The linear limitations of syntactic derivations
Author(s)Davis, Colin Pierce Bryon.
Massachusetts Institute of Technology. Department of Linguistics and Philosophy.
Danny Fox, Sabine Iatridou, and David Pesetsky.
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In this dissertation, I identify and analyze several new generalizations about how phrasal displacement and discontinuity are constrained in natural language. These patterns reveal, I argue, that many limitations of syntactic derivations are attributable to the way in which syntactic operations are cyclically interleaved with the component of the grammar that establishes word order. This finding has consequences for many phenomena, and for the architecture of grammar in general. Chapter 1 introduces the theory of cyclic linearization that serves as the foundation for this work, and several principles about the locality of movement that importantly interact with it. Chapter 2 shows that these concepts predict the crosslinguistic distribution of stranding in intermediate positions. Chapter 3 extends these considerations to an analysis of possessor extraction in colloquial English, a phenomenon subject to numerous intricate but systematic limitations. Chapter 4 provides further evidence for the theory advanced here from constraints on subextraction in Russian. Chapter 5 argues that certain facts about parasitic gaps in sentences with overlapping moved phrases reveal further evidence that linearization constrains syntactic derivations, with consequences for the nature of movement more generally. Chapter 6 argues that linear order constrains extraposition, and proposes an account of this phenomenon that addresses a number of puzzles about its distribution. Chapter 7 diverges from the theme of linearization to explore parasitic gaps in relative clauses, which connect to several results from chapter 5. Chapter 8 summarizes the findings of this dissertation, and discusses several more general implications of the framework advanced here.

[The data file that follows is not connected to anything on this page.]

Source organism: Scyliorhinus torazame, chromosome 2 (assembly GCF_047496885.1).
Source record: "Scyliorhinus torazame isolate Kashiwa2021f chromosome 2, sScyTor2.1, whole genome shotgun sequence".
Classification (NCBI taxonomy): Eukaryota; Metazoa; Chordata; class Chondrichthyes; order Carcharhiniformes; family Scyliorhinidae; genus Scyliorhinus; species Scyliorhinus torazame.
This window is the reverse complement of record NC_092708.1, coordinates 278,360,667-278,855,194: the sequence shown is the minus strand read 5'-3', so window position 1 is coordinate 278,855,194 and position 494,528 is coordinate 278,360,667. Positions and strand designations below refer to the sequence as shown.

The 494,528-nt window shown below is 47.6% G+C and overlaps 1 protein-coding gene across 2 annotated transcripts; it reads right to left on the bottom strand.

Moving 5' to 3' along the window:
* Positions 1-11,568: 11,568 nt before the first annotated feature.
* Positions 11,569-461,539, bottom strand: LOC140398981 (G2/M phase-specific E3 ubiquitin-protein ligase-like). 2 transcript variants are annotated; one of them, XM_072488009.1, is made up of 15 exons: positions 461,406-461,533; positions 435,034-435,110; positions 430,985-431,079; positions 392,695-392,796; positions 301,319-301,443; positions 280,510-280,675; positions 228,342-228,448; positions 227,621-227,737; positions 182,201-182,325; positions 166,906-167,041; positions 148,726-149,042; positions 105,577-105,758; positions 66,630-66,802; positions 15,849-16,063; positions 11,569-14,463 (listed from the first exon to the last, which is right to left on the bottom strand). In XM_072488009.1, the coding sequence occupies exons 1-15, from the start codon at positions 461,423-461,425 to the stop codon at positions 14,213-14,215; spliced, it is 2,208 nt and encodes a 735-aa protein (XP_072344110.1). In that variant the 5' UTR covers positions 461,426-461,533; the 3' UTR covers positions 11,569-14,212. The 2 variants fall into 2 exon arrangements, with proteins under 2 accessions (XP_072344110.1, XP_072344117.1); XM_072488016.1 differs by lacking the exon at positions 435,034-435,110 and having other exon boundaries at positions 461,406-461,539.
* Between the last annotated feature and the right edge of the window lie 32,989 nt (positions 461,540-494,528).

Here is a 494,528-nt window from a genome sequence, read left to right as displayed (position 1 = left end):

Thesis: Ph. D. in Linguistics, Massachusetts Institute of Technology, Department of Linguistics and Philosophy, September, 2020Cataloged from student-submitted PDF version of thesis.Includes bibliographical references (pages 349-370).
DepartmentMassachusetts Institute of Technology. Department of Linguistics and Philosophy
Massachusetts Institute of Technology
Linguistics and Philosophy.